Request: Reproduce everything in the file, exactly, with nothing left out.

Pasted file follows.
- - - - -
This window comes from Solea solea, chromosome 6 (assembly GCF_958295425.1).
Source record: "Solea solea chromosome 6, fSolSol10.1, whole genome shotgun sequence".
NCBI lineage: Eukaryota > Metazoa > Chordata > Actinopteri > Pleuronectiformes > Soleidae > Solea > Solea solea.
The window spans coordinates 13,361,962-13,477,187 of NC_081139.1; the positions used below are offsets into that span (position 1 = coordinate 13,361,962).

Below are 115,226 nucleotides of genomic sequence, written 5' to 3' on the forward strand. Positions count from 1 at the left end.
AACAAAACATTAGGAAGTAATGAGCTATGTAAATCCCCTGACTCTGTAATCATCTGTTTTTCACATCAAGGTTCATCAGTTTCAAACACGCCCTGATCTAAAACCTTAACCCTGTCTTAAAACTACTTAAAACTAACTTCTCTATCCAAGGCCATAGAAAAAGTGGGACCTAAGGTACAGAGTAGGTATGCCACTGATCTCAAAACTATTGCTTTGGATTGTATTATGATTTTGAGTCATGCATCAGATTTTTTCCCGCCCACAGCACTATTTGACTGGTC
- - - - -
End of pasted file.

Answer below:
This window comes from Solea solea, chromosome 6 (assembly GCF_958295425.1).
Source record: "Solea solea chromosome 6, fSolSol10.1, whole genome shotgun sequence".
NCBI lineage: Eukaryota > Metazoa > Chordata > Actinopteri > Pleuronectiformes > Soleidae > Solea > Solea solea.
The window spans coordinates 13,361,962-13,477,187 of NC_081139.1; the positions used below are offsets into that span (position 1 = coordinate 13,361,962).

Below are 115,226 nucleotides of genomic sequence, written 5' to 3' on the forward strand. Positions count from 1 at the left end.
AACAAAACATTAGGAAGTAATGAGCTATGTAAATCCCCTGACTCTGTAATCATCTGTTTTTCACATCAAGGTTCATCAGTTTCAAACACGCCCTGATCTAAAACCTTAACCCTGTCTTAAAACTACTTAAAACTAACTTCTCTATCCAAGGCCATAGAAAAAGTGGGACCTAAGGTACAGAGTAGGTATGCCACTGATCTCAAAACTATTGCTTTGGATTGTATTATGATTTTGAGTCATGCATCAGATTTTTTCCCGCCCACAGCACTATTTGACTGGTC